• Red
      September 30, 2010 - 13:27

      Hey get a grip, you are the one who needs to follow your namesake. It isn't one pond they are killing, it is 10-12. They have already killed 2 in order to build their pollution spewing machine. Allowing companies to do this undermines the environment and sets a precedence for other companies looking to dump their crap. How about we dump it in your community there get a grip, mine already has a pile of toxic radiation emitting slag in the middle of the harbour, and I don't need another pile of toxins containing who knows what, up on the hill waiting for the opportunity to come pouring down over the hills and into the bay. I suggest you so some reading on Vale Inco and their practices and educate yourself on the ways this company operates around the world. That is if you can read. Gotta git me job by, and I don't care if I gotta run down me own mudder to get en. Thats your mentality.

  • Jerry
    September 13, 2010 - 15:35

    It is the responsibility of the company to come up with alternatives. Of course they want in on this lawsuit, it could potentially cost them hundreds of millions of dollars to do the project correctly. It is cheaper to pay for legal fees than to build a proper waste receptacle. Vale aren't an environmental or a people company. I know, I worked for them.

  • Red
    September 13, 2010 - 09:47

    Hey Nasty Nate there are already several other options which Vale have explored, but surprise they are all more expensive than using a free pond. It isn't up to the public to come up with another solution, it is up to the company since they are the ones destroying the pond. Funny how they'll spend millions on legal fees to fight this, but won't put any money into alternate solutions. Just goes to show you how much money Sandy Pond is saving them. I hope not one drop of poison ever goes into that pond.

  • Eugene from Town
    September 13, 2010 - 05:50

    I applaud Mr. Kavanagh's efforts. His is a thankless job that will enjoy only the slings and arrows of corporate and political hacks who will attempt to paint him as anti-progress. Having caught trout in the clean rivers and ponds around Lamanche, PB where my mother was raised, I hope that my child will be able to enjoy these contacts with nature through the efforts of Mr. Kavanagh and the Sandy Pond Alliance. Shame on Minsiter Dunderdale and Premier Williams, we need to reverse the N&L trend that allows industry to pollute with impunity.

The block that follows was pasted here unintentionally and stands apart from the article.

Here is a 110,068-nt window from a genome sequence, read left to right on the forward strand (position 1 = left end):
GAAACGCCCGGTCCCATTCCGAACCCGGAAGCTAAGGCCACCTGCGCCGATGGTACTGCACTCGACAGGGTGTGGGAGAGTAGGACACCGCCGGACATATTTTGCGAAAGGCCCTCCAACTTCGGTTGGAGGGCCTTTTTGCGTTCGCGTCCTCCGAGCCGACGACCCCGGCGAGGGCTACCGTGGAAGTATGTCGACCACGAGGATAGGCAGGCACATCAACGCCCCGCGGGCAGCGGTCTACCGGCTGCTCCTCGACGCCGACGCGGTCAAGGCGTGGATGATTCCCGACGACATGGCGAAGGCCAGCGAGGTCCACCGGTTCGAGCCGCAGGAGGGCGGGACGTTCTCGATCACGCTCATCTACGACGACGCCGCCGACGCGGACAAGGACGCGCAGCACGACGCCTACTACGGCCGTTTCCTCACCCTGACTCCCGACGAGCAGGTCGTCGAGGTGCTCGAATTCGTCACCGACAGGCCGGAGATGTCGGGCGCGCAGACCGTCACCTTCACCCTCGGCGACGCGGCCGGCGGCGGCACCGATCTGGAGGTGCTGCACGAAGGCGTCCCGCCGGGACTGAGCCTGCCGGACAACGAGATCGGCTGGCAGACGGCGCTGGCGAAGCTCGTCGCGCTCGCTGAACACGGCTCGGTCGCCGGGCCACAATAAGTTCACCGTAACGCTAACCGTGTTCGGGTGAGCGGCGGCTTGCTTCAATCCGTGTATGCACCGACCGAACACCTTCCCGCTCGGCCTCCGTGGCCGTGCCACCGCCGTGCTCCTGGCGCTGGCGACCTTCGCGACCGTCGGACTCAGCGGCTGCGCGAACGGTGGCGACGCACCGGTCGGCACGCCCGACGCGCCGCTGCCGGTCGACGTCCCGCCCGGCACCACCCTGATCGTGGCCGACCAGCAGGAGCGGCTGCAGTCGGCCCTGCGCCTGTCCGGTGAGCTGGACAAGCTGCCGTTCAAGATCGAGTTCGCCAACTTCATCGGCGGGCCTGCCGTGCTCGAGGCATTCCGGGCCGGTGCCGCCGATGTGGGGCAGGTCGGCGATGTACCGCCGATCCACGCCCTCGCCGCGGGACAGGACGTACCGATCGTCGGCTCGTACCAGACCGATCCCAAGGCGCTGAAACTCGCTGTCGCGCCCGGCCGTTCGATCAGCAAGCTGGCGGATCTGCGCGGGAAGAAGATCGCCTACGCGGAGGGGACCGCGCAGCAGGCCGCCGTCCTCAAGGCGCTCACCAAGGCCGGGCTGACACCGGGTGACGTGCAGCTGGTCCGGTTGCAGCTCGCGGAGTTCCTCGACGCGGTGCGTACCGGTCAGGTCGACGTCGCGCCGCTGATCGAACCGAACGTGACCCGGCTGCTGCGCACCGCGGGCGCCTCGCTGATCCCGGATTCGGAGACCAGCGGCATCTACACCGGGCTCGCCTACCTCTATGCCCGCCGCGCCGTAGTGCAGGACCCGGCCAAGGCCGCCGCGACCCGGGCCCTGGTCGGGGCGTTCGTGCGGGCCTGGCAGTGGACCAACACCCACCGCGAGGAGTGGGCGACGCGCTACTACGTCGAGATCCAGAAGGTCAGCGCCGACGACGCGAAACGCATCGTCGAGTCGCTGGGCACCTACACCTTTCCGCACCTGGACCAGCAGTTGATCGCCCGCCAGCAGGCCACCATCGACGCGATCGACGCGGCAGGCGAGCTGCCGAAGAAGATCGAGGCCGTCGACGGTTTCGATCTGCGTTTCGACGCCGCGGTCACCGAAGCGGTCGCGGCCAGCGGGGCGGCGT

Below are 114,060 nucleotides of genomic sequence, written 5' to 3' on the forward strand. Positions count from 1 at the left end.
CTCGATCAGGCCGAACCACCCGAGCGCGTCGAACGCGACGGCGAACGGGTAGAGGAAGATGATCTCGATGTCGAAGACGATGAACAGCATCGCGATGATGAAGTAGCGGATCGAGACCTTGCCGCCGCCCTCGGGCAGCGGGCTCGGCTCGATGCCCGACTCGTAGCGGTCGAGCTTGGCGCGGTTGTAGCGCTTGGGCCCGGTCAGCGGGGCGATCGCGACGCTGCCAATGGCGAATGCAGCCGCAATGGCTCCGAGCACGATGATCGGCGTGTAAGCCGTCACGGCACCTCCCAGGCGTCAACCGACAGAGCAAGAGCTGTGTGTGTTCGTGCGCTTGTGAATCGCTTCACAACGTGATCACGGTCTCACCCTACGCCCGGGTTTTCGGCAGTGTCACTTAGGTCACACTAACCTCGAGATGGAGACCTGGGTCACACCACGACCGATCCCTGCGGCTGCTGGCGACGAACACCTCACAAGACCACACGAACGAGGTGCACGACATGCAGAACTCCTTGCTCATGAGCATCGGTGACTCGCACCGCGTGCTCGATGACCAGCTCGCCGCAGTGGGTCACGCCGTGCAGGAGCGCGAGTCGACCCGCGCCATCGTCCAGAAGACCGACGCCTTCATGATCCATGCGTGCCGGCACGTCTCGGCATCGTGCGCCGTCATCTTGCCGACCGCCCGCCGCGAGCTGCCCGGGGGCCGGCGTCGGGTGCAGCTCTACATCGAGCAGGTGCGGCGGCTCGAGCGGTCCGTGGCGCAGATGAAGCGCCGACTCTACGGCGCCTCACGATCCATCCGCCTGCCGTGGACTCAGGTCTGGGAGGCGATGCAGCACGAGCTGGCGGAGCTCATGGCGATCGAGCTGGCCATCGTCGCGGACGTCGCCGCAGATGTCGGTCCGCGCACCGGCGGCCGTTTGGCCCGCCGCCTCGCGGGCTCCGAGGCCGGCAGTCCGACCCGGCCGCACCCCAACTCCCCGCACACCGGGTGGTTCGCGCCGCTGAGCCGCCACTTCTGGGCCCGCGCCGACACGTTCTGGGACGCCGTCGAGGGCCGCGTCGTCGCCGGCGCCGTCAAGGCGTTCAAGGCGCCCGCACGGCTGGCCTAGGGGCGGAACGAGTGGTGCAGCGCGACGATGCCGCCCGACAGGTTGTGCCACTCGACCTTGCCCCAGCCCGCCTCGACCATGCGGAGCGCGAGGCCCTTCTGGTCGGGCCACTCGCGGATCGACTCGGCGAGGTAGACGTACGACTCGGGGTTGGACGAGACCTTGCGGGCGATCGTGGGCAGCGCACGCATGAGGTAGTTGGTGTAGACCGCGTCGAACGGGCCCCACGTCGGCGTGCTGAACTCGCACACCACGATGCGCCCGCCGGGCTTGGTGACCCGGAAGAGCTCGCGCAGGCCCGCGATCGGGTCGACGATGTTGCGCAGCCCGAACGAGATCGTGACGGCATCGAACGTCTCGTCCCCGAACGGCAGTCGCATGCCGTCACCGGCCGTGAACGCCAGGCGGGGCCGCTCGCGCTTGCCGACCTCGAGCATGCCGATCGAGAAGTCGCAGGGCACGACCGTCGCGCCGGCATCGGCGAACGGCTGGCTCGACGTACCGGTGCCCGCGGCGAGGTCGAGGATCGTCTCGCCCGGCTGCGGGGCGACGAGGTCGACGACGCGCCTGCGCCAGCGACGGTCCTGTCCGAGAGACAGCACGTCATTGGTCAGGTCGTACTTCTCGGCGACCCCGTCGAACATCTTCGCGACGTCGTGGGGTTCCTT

• nasty nate
    September 12, 2010 - 11:55

    Ya Danny promised you all jobs so suck it up. Either put food on the table or drink the water. What do you want? Sure it sucks to kill off any body of water all in the nae of progress, but how's about you putting a solution on the table for a change rather then crying about it.

  • rene ebacher
    September 11, 2010 - 15:15

    I totally agree with the Sandy Pond Alliance and Mr. Kavanagh. We have to stop mining companies polluting our waterways and lakes. This is criminal. Water like air is essential to our survival. Water shortages are happening all over the world and gone get worse as climate change is now part of the picture. It's the reality and we have to face it. Wasting that precious resource to save money is shameful.

    • Natalie Guttormsson
      September 13, 2010 - 22:43

      The choice is not whether to drink clean water or put food on the table. This project, as well as the Prosperity Project in BC do not need to destroy lakes so blatantly. There are other options, more expensive option for the mining companies, that save the water and still construct the mines. Taseko and Vale are just trying to cut down their costs without a thought to those who actually live on these water bodies and rely upon them for survival. These companies make enough money as it is, they should suck it up and build their own waste dump sites rather than destroy our other natural resources.